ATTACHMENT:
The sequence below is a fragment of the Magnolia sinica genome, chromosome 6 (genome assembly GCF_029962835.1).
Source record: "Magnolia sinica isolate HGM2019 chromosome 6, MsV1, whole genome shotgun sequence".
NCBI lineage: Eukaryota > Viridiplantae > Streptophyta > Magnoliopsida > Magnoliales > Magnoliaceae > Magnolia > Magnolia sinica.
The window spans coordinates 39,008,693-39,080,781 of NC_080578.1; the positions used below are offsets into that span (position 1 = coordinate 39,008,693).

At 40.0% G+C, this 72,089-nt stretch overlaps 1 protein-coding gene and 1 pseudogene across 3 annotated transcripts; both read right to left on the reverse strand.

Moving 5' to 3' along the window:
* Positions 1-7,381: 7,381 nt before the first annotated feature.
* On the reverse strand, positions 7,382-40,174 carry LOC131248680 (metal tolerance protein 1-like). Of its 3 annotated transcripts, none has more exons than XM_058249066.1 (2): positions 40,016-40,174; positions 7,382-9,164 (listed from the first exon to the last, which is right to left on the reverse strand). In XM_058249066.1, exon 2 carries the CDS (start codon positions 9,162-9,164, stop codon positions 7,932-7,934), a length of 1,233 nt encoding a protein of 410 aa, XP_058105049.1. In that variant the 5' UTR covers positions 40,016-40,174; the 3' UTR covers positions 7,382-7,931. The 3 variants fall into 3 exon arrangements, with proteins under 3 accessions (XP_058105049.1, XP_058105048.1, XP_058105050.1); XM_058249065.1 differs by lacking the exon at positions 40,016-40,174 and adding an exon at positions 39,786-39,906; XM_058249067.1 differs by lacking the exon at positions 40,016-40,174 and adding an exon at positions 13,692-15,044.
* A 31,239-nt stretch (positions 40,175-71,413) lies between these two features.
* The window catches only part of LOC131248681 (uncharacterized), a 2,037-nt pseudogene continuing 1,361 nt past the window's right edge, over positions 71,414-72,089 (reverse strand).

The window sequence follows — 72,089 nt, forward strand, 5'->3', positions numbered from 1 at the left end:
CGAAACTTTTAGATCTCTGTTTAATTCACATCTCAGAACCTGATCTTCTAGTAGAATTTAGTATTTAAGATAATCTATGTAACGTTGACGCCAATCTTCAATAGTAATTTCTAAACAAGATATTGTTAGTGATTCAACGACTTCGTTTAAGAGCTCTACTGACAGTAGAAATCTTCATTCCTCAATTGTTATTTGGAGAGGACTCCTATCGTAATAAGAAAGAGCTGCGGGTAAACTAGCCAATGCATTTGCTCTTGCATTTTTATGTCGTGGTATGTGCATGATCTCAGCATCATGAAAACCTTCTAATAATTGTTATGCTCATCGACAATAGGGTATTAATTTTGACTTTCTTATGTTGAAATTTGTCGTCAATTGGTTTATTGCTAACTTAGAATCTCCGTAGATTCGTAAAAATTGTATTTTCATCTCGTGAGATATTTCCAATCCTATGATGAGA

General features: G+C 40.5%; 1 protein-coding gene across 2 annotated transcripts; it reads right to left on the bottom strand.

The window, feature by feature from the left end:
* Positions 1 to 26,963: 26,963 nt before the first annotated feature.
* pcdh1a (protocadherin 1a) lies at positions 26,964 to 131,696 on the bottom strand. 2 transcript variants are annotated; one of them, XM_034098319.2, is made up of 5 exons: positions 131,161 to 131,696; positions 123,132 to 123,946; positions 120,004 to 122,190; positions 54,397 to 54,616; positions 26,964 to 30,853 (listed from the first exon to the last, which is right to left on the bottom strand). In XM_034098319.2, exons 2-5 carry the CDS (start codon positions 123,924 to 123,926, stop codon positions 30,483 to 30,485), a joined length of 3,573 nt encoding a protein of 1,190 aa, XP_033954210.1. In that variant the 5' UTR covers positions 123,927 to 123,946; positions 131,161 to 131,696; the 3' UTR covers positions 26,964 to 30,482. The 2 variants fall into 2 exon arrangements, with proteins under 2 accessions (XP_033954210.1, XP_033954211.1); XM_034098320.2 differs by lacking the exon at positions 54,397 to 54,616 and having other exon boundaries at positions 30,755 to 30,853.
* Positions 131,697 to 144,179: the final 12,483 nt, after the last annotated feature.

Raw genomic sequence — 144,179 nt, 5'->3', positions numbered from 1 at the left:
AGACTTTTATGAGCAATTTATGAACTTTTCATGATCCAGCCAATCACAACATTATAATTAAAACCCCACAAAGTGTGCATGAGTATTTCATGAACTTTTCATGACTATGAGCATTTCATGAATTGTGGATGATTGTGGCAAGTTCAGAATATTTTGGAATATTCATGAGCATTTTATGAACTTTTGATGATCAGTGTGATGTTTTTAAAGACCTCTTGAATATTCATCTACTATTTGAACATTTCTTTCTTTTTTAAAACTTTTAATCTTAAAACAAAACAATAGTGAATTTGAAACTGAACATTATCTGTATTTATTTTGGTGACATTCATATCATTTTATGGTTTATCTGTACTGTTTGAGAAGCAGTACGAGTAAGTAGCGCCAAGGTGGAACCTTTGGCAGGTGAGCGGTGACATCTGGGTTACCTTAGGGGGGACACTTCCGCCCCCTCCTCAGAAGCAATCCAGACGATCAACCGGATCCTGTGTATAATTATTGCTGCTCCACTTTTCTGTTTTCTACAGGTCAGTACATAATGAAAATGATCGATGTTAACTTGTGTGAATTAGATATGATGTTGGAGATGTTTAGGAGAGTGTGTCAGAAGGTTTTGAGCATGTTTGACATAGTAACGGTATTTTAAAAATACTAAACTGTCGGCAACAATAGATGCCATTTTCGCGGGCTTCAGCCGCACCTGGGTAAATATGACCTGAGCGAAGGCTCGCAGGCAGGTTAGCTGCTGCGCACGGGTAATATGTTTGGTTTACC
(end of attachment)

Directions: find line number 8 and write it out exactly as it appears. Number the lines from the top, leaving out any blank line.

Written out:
* On the reverse strand, positions 7,382-40,174 carry LOC131248680 (metal tolerance protein 1-like). Of its 3 annotated transcripts, none has more exons than XM_058249066.1 (2): positions 40,016-40,174; positions 7,382-9,164 (listed from the first exon to the last, which is right to left on the reverse strand). In XM_058249066.1, exon 2 carries the CDS (start codon positions 9,162-9,164, stop codon positions 7,932-7,934), a length of 1,233 nt encoding a protein of 410 aa, XP_058105049.1. In that variant the 5' UTR covers positions 40,016-40,174; the 3' UTR covers positions 7,382-7,931. The 3 variants fall into 3 exon arrangements, with proteins under 3 accessions (XP_058105049.1, XP_058105048.1, XP_058105050.1); XM_058249065.1 differs by lacking the exon at positions 40,016-40,174 and adding an exon at positions 39,786-39,906; XM_058249067.1 differs by lacking the exon at positions 40,016-40,174 and adding an exon at positions 13,692-15,044.